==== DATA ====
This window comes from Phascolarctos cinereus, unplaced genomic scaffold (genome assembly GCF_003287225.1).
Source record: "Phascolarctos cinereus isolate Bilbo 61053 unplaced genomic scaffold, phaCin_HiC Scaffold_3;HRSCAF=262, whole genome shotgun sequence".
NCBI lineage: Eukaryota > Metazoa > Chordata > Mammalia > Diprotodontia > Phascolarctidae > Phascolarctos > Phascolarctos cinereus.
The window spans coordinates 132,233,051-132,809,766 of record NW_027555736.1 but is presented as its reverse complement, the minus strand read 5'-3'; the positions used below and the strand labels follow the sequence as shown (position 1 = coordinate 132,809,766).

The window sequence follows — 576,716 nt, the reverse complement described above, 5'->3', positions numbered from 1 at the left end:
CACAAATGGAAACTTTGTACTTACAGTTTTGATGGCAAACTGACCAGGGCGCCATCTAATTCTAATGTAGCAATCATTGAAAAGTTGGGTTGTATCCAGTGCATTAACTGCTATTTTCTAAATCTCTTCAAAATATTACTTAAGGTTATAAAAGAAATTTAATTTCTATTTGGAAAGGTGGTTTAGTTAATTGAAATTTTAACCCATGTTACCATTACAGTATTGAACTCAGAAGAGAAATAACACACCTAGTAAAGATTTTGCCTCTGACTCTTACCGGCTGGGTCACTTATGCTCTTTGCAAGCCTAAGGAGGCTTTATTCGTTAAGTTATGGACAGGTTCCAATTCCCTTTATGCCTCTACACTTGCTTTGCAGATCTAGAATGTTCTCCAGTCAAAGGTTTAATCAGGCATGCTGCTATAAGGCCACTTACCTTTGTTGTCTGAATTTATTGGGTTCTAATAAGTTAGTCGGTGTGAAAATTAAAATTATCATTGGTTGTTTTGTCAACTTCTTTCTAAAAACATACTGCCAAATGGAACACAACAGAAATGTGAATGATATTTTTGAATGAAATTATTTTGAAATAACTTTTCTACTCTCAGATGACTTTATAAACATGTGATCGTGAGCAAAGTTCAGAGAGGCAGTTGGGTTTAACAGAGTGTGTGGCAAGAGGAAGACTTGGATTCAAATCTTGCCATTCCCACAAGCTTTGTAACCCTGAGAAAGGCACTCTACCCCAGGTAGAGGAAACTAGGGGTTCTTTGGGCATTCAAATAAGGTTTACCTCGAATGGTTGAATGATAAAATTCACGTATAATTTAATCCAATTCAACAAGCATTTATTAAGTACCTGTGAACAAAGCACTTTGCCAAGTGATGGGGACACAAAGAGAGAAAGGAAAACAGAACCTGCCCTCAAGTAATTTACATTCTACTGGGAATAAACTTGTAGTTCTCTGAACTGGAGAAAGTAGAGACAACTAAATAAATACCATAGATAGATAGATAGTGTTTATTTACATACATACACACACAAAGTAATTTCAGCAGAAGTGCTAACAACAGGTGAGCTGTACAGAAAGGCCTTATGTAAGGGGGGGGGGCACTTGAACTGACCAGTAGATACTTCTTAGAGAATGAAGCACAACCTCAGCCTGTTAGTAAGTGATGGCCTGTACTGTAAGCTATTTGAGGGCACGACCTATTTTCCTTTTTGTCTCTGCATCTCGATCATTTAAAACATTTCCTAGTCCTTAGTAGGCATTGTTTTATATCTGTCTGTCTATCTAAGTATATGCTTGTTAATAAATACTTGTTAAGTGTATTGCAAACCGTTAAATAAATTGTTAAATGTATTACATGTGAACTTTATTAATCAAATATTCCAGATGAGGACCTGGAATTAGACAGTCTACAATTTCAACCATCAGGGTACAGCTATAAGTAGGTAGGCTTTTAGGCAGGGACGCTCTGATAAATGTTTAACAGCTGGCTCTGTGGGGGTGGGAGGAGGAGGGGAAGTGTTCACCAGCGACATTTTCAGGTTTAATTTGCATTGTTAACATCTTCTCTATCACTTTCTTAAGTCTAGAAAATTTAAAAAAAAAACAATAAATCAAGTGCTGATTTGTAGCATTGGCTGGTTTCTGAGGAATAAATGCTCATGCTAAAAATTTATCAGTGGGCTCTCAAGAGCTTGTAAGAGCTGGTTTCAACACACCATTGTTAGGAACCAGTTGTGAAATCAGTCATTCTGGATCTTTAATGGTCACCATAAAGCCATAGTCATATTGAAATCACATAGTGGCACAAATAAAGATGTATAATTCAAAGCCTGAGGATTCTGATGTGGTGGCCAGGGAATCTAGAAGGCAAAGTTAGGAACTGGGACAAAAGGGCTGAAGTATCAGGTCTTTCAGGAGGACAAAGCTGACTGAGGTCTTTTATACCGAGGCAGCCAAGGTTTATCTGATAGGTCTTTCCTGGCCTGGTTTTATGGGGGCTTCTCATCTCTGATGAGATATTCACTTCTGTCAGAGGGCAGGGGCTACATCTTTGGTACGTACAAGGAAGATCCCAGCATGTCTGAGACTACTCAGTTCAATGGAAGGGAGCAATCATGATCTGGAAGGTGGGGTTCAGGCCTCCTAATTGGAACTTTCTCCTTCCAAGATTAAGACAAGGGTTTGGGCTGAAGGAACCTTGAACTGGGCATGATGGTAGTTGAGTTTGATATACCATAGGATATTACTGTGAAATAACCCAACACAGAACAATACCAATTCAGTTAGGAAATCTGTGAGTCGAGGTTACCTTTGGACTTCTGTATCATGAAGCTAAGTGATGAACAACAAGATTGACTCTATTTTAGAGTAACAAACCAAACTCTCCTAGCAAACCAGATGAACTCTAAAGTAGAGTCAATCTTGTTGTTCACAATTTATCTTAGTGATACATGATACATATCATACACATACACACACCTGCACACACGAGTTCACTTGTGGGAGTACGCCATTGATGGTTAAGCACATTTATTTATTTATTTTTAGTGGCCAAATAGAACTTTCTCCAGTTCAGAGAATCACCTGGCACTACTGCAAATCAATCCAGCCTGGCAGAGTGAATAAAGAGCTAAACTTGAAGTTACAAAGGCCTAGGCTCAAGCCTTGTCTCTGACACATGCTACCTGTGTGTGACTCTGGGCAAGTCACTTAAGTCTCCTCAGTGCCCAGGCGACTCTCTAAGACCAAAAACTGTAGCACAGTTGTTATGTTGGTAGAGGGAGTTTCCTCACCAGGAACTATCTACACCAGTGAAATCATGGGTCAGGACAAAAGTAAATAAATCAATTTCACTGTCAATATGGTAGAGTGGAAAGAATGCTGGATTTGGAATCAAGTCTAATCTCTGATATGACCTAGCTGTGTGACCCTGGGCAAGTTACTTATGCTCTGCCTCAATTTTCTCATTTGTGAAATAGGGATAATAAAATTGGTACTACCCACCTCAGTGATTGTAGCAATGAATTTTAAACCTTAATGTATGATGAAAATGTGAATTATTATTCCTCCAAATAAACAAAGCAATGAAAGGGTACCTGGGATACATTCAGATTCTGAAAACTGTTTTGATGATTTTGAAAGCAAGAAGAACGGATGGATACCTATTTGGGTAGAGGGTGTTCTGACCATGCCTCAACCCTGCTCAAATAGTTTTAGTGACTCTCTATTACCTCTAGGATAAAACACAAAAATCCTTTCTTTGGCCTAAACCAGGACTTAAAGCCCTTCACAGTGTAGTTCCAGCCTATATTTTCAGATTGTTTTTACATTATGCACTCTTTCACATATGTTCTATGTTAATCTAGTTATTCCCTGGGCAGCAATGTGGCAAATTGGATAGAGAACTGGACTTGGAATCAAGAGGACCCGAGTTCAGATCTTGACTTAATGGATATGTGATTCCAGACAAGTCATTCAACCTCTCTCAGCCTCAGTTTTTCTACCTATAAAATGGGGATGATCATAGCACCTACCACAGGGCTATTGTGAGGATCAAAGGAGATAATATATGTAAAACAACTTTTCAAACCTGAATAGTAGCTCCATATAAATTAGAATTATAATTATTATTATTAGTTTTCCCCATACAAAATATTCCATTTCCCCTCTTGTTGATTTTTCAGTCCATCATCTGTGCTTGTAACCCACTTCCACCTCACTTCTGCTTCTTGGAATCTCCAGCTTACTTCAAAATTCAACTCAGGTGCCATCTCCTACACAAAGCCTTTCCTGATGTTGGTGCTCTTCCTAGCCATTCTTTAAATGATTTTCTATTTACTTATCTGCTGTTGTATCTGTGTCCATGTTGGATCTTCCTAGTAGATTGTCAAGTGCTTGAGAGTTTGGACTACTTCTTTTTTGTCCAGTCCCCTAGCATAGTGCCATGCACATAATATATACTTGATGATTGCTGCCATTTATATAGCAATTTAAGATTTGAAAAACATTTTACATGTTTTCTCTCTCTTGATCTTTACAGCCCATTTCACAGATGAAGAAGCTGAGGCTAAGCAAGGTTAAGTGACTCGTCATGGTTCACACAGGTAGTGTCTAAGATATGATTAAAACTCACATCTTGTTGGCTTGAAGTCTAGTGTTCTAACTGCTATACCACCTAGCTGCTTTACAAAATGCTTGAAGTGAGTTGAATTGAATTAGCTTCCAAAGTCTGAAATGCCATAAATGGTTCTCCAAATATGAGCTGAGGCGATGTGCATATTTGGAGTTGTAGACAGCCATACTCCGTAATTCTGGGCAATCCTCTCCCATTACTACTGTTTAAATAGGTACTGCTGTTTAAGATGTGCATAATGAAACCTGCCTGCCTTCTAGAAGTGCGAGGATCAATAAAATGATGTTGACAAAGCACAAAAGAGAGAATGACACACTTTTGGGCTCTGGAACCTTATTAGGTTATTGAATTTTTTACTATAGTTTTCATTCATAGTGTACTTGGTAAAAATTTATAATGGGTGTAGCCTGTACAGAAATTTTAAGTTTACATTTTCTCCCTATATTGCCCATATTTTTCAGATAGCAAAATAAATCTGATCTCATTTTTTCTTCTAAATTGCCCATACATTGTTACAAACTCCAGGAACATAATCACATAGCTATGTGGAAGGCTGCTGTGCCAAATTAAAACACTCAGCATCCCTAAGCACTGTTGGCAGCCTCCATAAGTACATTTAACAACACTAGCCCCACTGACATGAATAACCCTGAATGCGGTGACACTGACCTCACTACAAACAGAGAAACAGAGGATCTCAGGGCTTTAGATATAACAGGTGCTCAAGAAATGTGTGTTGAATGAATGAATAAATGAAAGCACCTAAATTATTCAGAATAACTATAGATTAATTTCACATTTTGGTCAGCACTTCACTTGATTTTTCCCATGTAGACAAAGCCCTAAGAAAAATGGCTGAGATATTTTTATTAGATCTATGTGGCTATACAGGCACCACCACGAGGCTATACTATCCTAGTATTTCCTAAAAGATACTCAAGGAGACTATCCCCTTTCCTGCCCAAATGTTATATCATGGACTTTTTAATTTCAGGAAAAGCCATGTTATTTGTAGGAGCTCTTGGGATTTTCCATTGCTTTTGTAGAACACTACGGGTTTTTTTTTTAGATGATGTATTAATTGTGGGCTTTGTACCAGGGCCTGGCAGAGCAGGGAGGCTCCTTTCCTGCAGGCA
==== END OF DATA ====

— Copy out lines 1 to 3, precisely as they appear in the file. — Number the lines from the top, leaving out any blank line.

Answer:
This window comes from Phascolarctos cinereus, unplaced genomic scaffold (genome assembly GCF_003287225.1).
Source record: "Phascolarctos cinereus isolate Bilbo 61053 unplaced genomic scaffold, phaCin_HiC Scaffold_3;HRSCAF=262, whole genome shotgun sequence".
NCBI lineage: Eukaryota > Metazoa > Chordata > Mammalia > Diprotodontia > Phascolarctidae > Phascolarctos > Phascolarctos cinereus.